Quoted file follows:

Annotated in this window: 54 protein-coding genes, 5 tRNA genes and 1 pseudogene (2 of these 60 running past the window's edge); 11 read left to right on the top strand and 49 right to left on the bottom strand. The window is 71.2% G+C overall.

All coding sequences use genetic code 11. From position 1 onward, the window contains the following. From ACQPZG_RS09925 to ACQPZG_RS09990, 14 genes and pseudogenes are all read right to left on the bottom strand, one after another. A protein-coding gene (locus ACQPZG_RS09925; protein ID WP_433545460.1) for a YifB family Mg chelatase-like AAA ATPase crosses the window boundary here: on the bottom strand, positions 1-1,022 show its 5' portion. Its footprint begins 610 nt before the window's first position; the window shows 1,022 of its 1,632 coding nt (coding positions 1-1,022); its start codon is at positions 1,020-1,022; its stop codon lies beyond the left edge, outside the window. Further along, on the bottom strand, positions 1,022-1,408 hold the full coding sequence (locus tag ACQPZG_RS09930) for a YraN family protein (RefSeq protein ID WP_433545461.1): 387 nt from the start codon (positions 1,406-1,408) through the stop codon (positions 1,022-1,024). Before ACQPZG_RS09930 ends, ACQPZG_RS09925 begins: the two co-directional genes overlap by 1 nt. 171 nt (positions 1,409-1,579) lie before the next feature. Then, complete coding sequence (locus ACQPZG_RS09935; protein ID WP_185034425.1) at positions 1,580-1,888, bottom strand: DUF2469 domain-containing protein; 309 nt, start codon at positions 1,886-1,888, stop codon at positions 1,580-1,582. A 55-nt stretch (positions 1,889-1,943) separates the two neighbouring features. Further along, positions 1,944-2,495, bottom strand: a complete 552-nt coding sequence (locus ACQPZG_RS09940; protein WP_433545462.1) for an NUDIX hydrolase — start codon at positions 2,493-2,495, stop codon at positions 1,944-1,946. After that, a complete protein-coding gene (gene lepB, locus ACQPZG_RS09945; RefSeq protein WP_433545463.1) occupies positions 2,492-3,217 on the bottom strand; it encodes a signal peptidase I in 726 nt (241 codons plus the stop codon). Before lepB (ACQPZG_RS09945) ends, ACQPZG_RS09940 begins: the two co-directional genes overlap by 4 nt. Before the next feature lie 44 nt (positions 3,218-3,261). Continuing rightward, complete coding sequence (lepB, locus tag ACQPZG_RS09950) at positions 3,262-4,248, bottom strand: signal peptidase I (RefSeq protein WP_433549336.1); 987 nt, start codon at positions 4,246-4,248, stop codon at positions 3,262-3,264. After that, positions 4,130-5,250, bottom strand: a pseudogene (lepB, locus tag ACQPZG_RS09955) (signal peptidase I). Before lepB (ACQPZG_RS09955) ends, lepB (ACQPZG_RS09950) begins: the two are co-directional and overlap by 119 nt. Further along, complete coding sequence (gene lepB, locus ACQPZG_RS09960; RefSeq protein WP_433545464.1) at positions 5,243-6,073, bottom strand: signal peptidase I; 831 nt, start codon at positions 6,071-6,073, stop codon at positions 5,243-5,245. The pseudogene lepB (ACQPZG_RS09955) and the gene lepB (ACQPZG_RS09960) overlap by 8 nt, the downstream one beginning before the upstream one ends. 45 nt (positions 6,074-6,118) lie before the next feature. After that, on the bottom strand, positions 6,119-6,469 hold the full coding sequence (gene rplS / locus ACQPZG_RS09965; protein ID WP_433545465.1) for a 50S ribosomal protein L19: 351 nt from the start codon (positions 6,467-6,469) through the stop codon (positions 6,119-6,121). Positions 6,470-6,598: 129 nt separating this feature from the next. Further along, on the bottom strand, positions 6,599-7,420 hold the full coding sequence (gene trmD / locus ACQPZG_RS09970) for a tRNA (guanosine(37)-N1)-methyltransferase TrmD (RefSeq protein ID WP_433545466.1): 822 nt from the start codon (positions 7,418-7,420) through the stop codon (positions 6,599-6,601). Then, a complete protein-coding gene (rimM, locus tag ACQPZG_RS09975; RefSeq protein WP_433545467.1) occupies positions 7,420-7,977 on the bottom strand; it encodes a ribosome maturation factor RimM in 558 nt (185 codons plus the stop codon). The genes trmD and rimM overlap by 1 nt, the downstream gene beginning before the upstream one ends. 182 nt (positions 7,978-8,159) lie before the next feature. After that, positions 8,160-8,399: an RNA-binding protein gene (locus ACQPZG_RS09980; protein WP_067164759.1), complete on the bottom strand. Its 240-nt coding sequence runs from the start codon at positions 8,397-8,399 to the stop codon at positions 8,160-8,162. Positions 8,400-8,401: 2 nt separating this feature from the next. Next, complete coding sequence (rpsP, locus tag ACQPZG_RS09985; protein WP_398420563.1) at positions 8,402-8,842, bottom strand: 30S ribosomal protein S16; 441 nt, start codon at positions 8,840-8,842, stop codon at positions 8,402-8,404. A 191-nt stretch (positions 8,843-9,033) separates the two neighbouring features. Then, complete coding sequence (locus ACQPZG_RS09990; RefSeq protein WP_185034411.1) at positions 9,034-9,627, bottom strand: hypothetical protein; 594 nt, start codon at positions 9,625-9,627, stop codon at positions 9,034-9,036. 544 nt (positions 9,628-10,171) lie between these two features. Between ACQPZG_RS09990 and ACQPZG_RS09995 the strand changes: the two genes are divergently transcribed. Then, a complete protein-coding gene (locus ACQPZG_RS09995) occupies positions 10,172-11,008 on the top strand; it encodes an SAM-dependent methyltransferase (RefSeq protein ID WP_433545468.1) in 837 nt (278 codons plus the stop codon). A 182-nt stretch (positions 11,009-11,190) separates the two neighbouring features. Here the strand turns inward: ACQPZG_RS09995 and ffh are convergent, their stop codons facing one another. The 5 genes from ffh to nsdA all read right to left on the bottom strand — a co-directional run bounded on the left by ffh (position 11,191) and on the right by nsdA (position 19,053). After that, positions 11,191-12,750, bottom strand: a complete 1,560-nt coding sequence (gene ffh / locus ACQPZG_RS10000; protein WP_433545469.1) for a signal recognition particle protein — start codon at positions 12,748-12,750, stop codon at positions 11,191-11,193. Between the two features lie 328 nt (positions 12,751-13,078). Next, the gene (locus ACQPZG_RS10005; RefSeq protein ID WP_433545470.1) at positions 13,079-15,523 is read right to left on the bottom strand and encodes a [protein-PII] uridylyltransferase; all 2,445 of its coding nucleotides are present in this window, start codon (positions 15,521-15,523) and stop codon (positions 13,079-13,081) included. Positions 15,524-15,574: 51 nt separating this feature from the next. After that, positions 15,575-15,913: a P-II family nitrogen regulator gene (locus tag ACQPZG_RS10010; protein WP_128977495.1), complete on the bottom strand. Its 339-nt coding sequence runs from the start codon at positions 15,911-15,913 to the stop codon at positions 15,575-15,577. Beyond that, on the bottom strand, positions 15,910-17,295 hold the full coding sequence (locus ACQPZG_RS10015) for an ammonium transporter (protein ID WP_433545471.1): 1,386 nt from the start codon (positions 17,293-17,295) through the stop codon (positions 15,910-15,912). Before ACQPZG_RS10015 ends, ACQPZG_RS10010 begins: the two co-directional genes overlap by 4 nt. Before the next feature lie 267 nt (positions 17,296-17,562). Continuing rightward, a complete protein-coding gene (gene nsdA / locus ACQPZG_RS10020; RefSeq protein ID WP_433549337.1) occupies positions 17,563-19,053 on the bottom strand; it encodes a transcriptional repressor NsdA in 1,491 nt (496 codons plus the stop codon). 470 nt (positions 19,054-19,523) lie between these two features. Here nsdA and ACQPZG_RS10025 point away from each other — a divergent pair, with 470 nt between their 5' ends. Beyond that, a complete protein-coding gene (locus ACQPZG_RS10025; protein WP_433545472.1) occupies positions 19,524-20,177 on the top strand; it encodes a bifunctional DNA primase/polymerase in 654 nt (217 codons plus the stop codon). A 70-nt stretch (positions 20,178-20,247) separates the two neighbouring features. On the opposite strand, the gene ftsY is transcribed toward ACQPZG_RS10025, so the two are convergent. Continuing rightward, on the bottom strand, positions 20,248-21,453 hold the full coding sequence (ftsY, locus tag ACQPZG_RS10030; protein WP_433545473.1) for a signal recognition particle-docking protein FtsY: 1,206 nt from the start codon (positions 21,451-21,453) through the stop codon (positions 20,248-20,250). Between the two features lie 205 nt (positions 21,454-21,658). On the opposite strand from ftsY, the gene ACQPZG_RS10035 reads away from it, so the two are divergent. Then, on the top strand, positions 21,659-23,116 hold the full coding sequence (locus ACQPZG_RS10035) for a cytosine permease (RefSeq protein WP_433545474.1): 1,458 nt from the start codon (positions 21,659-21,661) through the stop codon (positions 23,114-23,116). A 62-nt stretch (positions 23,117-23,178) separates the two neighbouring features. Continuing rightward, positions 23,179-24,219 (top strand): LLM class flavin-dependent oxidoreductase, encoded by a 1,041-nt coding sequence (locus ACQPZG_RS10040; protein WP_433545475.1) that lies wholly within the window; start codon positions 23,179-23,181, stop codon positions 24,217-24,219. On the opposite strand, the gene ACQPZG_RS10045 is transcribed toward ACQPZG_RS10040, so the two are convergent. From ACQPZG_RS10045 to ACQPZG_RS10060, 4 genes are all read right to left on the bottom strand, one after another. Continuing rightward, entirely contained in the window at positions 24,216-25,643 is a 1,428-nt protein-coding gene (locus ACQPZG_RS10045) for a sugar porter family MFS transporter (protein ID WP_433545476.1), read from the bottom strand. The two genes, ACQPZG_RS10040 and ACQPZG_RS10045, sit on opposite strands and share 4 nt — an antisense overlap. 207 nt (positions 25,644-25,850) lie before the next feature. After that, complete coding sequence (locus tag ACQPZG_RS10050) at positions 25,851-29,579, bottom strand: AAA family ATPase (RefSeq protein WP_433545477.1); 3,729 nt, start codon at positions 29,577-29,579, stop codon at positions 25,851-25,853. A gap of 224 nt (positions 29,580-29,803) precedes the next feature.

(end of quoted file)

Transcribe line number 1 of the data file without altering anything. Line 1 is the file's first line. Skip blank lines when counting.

Annotated in this window: 54 protein-coding genes, 5 tRNA genes and 1 pseudogene (2 of these 60 running past the window's edge); 11 read left to right on the top strand and 49 right to left on the bottom strand. The window is 71.2% G+C overall.